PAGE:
Elise Neal and Lance Gross Unite for St. Jude

Lance Gross and Elise Neal meet St. Jude patient, Archie during Radio Cares for St. Jude Kids Seminar Weekend

Actors and friends Elise Neal and Lance Gross joined to support St. Jude Children’s Research Hospital for Radio Cares for St. Jude Kids last weekend in Memphis, Tennessee.

During the weekend, radio personalities, programming directors and sales associates from Radio One affiliates across the country gathered to learn about the latest developments in cancer and sickle cell research and get an up-close look at St. Jude’s impact on patients and their families.

Neal, a native Memphian, called on several of her friends to raise awareness about St. Jude as a world leader in children’s oncology research. 

“Being from Memphis and being a celebrity who’s able to do my part is the best treat about it,” Neal says. “You have to, as an African-American celebrity, know more about the history of St. Jude Children’s Research Hospital. They do so many innovations in sickle cell, which is a huge problem for African-Americans.”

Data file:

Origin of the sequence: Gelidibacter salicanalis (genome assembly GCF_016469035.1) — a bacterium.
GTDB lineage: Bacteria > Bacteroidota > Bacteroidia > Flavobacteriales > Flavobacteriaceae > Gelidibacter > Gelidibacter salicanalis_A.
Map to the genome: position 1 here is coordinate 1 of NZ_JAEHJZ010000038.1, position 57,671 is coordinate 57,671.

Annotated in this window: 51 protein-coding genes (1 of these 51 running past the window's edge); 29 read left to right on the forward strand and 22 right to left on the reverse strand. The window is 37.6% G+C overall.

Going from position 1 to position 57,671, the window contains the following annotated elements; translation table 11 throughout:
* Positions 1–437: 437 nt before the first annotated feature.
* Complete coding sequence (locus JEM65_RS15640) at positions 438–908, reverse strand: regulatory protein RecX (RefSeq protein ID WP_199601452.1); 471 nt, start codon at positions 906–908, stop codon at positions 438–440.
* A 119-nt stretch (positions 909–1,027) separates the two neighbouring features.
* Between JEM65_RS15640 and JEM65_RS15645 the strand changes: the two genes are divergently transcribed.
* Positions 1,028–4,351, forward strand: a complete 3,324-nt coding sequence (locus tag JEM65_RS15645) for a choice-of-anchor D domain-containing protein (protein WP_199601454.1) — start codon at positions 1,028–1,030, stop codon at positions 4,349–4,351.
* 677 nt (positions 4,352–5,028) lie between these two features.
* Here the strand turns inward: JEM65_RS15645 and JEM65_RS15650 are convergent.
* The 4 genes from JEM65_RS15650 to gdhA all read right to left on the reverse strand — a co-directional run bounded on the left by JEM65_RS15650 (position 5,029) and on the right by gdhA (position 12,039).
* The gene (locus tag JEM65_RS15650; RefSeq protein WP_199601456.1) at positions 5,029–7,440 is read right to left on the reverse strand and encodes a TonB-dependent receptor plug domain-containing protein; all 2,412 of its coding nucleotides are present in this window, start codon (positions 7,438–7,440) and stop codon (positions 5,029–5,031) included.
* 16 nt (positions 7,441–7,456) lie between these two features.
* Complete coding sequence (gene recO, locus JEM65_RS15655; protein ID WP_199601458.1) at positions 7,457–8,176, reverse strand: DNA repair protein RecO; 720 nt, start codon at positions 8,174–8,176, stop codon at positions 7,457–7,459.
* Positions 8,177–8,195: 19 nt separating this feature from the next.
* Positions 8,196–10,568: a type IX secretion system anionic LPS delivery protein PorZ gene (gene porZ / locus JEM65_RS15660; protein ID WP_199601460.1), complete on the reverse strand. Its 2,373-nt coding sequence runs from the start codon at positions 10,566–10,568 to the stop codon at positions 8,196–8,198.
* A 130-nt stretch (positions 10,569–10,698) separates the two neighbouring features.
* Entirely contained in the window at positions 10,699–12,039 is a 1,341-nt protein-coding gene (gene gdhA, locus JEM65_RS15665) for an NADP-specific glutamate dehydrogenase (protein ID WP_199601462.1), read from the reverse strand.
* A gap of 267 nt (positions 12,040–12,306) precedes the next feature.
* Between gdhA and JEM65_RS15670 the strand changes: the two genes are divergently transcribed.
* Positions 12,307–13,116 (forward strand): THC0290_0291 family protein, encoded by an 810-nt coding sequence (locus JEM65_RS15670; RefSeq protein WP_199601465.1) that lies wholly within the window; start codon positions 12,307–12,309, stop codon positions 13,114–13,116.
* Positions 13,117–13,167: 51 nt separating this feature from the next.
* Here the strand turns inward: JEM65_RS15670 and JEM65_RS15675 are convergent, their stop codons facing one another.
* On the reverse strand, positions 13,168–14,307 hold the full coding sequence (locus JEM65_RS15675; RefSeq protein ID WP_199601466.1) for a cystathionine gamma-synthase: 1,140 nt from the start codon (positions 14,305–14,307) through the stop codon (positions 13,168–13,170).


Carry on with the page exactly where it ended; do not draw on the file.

Gross made his first visit to the hospital and Target House, a residential facility for long-term patients.

“It’s been a great eye-opening experience because I knew about St. Jude, but I didn’t know as much as I learned today,” he says. “Just being able to tour the hospital—I heard personal stories from the parents, I got to interact with the kids, so it made it more personal for me.”

The 31-year-old actor says he will definitely share his experience with his friends and peers.

“It’s (about) getting the world out to my celebrity friends to get involved. If they came here, and see what I’ve seen, then I know that they would support St. Jude. I just think it’s amazing what they’re doing for families.”

St. Jude hosted its 6th annual Radio Cares event to provide top African-American supporters in radio with an experience to raise awareness and share stories of hope and breakthrough research with their audiences. Last year, Radio Cares partner stations raised more than $1 million for children with cancer, sickle cell disease and other deadly diseases.